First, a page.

Published: 10:55, June 13, 2024
PDF View
Taiwan trip by mainland actor is welcomed
By Zhang Yi

Visit promotes cultural exchanges amid tense cross-Strait relations

The popular series Blossoms Shanghai features actor Hu Ge as a self-made millionaire. (PROVIDED TO CHINA DAILY)

Popular Chinese mainland actor Hu Ge paid a visit to Taiwan on Wednesday amid tense cross-Strait relations, which mainland authorities said would provide a rare opportunity for people from both sides to engage in exchanges.

Hu, known for his role as the protagonist A Bao in Blossoms Shanghai, one of the most popular television series this year, arrived in Taipei to a warm reception after receiving an invitation to the island from the Taipei Multimedia Production Association.

According to Taiwan media reports, Hu landed at Songshan Airport at noon, greeted fans warmly, expressed his happiness about the popularity of the drama and shared his hopes for more exchanges.

READ MORE: '90s Shanghai blooms on the small screen

Chen Binhua, a spokesman for the State Council Taiwan Affairs Office, said at a news conference in Beijing on Wednesday that Hu would participate in discussions with young film and television series creators from both sides of the Strait in Taipei on Wednesday.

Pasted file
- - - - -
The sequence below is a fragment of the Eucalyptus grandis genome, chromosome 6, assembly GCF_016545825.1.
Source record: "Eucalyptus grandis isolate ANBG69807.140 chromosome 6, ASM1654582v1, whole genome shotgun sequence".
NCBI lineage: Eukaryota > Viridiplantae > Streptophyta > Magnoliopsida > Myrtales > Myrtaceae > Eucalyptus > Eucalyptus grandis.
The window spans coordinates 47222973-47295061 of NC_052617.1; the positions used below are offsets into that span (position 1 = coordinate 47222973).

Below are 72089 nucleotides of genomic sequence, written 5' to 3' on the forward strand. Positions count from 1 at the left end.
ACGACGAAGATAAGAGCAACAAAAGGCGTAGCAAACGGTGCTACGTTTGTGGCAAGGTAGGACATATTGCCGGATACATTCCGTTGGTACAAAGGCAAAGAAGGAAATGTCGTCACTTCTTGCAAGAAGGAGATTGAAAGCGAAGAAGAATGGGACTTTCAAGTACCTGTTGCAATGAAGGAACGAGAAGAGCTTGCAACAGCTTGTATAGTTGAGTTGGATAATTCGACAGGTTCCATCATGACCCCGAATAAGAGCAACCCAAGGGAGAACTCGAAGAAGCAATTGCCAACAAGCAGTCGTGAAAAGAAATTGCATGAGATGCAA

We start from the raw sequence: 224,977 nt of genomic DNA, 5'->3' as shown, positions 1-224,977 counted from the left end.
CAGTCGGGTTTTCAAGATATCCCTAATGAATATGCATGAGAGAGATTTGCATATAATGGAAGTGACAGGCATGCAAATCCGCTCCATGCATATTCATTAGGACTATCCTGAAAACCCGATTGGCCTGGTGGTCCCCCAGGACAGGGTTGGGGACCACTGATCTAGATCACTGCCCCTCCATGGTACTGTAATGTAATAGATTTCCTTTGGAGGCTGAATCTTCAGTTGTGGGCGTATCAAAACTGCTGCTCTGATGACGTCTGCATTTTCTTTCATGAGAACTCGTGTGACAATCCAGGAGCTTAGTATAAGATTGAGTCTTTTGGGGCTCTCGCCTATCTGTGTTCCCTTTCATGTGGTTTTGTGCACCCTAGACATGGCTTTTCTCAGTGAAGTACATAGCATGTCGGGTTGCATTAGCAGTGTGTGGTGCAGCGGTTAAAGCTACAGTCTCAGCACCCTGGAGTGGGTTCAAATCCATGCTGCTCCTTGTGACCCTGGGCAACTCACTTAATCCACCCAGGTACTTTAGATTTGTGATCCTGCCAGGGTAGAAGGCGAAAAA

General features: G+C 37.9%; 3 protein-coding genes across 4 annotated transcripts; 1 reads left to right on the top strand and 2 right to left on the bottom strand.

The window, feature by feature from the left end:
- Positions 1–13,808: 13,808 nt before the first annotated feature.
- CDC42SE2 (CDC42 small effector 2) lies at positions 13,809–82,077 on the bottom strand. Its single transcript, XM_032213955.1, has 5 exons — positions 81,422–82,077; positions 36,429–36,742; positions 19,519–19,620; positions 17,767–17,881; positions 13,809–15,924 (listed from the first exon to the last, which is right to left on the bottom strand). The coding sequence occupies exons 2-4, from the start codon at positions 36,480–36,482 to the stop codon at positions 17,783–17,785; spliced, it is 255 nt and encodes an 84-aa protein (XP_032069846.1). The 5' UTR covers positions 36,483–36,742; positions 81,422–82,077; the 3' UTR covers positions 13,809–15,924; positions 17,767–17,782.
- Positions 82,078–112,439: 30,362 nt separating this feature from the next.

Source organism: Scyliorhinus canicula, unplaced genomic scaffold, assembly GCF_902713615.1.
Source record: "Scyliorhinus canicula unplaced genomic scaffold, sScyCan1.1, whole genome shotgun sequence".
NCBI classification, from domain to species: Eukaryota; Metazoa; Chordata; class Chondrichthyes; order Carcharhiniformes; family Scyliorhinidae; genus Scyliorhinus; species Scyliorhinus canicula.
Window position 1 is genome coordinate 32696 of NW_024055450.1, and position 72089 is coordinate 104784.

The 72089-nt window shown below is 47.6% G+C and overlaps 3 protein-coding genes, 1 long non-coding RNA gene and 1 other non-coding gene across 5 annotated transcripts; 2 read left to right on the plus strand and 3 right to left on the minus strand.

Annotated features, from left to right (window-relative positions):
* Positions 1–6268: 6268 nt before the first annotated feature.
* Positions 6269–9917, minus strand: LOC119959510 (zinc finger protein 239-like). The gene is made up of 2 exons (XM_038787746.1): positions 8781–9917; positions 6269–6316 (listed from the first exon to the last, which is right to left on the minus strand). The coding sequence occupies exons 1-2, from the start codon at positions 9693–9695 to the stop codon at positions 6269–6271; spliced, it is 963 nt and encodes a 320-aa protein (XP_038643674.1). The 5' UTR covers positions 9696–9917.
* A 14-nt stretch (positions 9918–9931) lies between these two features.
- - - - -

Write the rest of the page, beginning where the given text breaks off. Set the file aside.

"We are pleased to see more Taiwan fans and drama enthusiasts having the opportunity to meet mainland celebrities they admire," Chen said.

Hu's last visit to Taiwan was in 2018, when he was a guest at the Golden Horse Awards. Subsequent challenges posed by the COVID-19 pandemic and strained cross-Strait relations made further visits to Taiwan difficult.

The island's mainland affairs authorities said that Hu's visit complied with relevant government regulations. They welcomed mainland entertainers to visit Taiwan to foster mutual understanding through film and TV works.

In recent years, many period dramas produced on the mainland like Blossoms Shanghai, which depicts life in the city in the 1990s, have become very popular. The highly anticipated second season of the mainland TV series Joy of Life premiered recently, captivating audiences in Taiwan, especially those born after 2000.

Chen said that the popularity of the shows proves that compatriots on both sides of the Taiwan Strait share the same culture and roots, making it easy for them to resonate emotionally with cultural works such as films and TV series.

ALSO READ: Guangdong, Taiwan to deepen exchanges

"The Chinese cultural 'genes' that flow in the blood of the Taiwan compatriots cannot be changed by the DPP authorities, despite their de-Sinicization policy or disruption of cross-Strait exchanges," he said.

He condemned the island's ruling Democratic Progressive Party authorities for refusing to lift a ban on group tours to the mainland, and said mainland tourism authorities will continue to promote regular cross-Strait exchanges in various fields.

Around 7,000 people from different walks of life in Taiwan will participate this month in the 16th Straits Forum, the largest cross-Strait grassroots exchange activity. It will be held in Fujian province and jointly hosted by 86 organizations from both sides of the Strait.